The University of California is changing its look after 144 years, quietly unveiling a new logo in November, and a lot of people are pretty upset about it.
Last week, as a sleek animated video promoting the branding began circulating online, people took more notice of the new logo -- and began calling for its "quick, painful death."
A petition to stop the new logo, started on Saturday, has gathered more than 38,000 signatures, and more than 4,300 people joined a Facebook page devoted to stopping the logo change. UC alumni created an anti-logo Facebook page as well.
At left, the old University of California seal; at right, the system's new logo.
According to the San Jose Mercury News, the new look was designed by an in-house team, and is "meant to catch the eye of California residents, businesses and politicians alike -- to show how relevant the university is to the state, and, in turn, bring in more fundraising and state revenue."
In a statement released over the weekend, James Simon, UC director of marketing communications, said the university would not do away with its old seal entirely in favor of the new mark. The seal will continue to be used to represent the UC system, he said, and the university does not intend to replace any campus identities.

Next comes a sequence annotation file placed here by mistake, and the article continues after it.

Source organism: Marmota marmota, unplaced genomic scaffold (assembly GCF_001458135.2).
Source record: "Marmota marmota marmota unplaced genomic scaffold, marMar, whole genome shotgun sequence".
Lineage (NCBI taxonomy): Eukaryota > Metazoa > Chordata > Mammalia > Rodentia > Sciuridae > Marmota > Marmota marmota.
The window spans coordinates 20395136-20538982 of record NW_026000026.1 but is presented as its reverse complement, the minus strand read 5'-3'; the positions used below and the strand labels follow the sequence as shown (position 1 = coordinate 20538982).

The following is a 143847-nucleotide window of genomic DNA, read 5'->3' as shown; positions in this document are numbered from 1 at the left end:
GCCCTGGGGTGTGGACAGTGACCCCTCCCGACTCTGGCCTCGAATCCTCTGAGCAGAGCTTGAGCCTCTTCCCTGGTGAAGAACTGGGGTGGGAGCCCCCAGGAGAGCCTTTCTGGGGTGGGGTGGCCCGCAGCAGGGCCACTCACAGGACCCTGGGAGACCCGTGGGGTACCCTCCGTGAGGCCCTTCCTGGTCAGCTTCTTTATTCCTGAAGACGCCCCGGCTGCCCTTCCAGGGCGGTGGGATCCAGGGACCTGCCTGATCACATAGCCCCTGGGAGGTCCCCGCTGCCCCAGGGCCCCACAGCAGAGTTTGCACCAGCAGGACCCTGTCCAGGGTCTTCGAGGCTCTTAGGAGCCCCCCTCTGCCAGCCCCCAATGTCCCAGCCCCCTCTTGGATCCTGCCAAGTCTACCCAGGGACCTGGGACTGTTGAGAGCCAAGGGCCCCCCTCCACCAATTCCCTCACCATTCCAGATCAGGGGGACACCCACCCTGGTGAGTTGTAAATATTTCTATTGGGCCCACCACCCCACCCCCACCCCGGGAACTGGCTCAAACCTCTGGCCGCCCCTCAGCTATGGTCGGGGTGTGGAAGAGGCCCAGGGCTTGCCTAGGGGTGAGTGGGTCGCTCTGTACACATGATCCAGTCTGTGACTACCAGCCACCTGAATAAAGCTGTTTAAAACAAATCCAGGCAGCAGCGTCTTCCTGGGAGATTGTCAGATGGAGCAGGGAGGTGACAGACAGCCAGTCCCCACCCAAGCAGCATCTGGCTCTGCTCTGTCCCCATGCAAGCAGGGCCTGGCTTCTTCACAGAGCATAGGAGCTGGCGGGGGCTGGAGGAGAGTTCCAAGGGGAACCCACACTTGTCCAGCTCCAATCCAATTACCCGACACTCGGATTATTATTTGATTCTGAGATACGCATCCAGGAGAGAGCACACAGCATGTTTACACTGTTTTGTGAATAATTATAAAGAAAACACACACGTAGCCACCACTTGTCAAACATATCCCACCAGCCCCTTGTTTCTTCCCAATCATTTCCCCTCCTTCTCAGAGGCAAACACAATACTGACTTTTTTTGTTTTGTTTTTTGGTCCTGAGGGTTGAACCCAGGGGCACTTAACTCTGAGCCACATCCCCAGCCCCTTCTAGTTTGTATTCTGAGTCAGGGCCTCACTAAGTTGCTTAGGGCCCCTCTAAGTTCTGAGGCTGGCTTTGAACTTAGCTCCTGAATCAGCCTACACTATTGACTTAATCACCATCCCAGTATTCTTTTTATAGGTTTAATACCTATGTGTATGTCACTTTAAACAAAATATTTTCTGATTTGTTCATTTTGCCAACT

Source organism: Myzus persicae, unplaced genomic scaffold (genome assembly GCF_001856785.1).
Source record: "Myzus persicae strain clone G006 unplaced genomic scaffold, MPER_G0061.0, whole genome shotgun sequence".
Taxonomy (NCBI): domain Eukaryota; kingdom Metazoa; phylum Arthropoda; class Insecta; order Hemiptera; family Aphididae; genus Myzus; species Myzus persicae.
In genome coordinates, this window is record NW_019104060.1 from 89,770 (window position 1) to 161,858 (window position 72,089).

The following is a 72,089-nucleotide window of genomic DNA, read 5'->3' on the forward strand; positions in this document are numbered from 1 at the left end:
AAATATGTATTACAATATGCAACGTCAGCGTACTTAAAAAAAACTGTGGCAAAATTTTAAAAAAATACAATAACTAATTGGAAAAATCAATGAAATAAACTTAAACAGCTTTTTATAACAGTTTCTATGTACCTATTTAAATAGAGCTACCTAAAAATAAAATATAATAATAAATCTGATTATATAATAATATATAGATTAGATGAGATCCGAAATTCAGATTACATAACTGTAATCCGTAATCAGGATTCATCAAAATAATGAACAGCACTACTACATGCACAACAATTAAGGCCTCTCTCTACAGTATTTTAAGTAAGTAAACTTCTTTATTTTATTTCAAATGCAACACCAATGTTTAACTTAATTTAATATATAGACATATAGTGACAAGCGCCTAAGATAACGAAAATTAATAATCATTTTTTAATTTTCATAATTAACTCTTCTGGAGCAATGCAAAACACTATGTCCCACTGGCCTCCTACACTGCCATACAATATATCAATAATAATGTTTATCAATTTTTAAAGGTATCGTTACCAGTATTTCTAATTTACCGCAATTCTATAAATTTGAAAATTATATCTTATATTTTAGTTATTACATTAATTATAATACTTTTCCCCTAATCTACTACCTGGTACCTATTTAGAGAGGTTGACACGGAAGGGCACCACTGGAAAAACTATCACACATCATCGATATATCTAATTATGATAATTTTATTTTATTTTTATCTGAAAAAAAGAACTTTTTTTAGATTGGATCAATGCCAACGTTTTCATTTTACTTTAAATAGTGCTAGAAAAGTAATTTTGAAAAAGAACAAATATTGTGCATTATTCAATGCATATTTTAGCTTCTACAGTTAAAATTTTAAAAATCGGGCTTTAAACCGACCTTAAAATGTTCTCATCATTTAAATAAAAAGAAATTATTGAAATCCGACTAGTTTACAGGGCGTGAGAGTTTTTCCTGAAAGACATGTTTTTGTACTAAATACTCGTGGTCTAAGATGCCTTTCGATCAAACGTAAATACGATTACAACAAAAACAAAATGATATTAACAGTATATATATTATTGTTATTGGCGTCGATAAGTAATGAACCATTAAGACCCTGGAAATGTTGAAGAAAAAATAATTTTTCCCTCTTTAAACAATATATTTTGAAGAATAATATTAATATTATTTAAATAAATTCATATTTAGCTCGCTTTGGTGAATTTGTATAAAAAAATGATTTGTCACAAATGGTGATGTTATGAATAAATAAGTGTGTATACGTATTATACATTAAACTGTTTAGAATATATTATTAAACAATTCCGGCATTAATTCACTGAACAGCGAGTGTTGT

"What we have tried to do is to create a mark that is iconic, flexible, and solid enough that it works to represent the UC system as a whole," Simon said. "The mark can be used in a combination of the various UC blues and golds as well as in a multitude of applications. Seals are wonderful and carry a legacy and tradition. They also signify bureaucracy, staidness, and other not-so-great characteristics. Much of this was evident in the testing and discussion we did as part of the process."
Vanessa Correa, creative director for UC, told the California Aggie that the new look was meant "to reinstate the systemwide seal’s authority and gravitas after years of casual, indiscriminate use," and to create "a coherent identity that would help us tell the UC story in an authentic, distinctive, memorable and thoughtful way."
But non-fans say the more modern design is not "dignified" enough. As Berkeley student Correy Johnson told the Oakland Tribune, "I feel like when you're talking about a prestigious school, you don't change big things."
Anirudh Sri, another Berkeley student, reinforced that point: "Harvard's not going around changing its seal," he told the paper.
The UC system seems to be brushing off the criticism, for now. Spokeswoman Dianne Klein told the Los Angeles Times, "Like anything with design and change, people have opinions."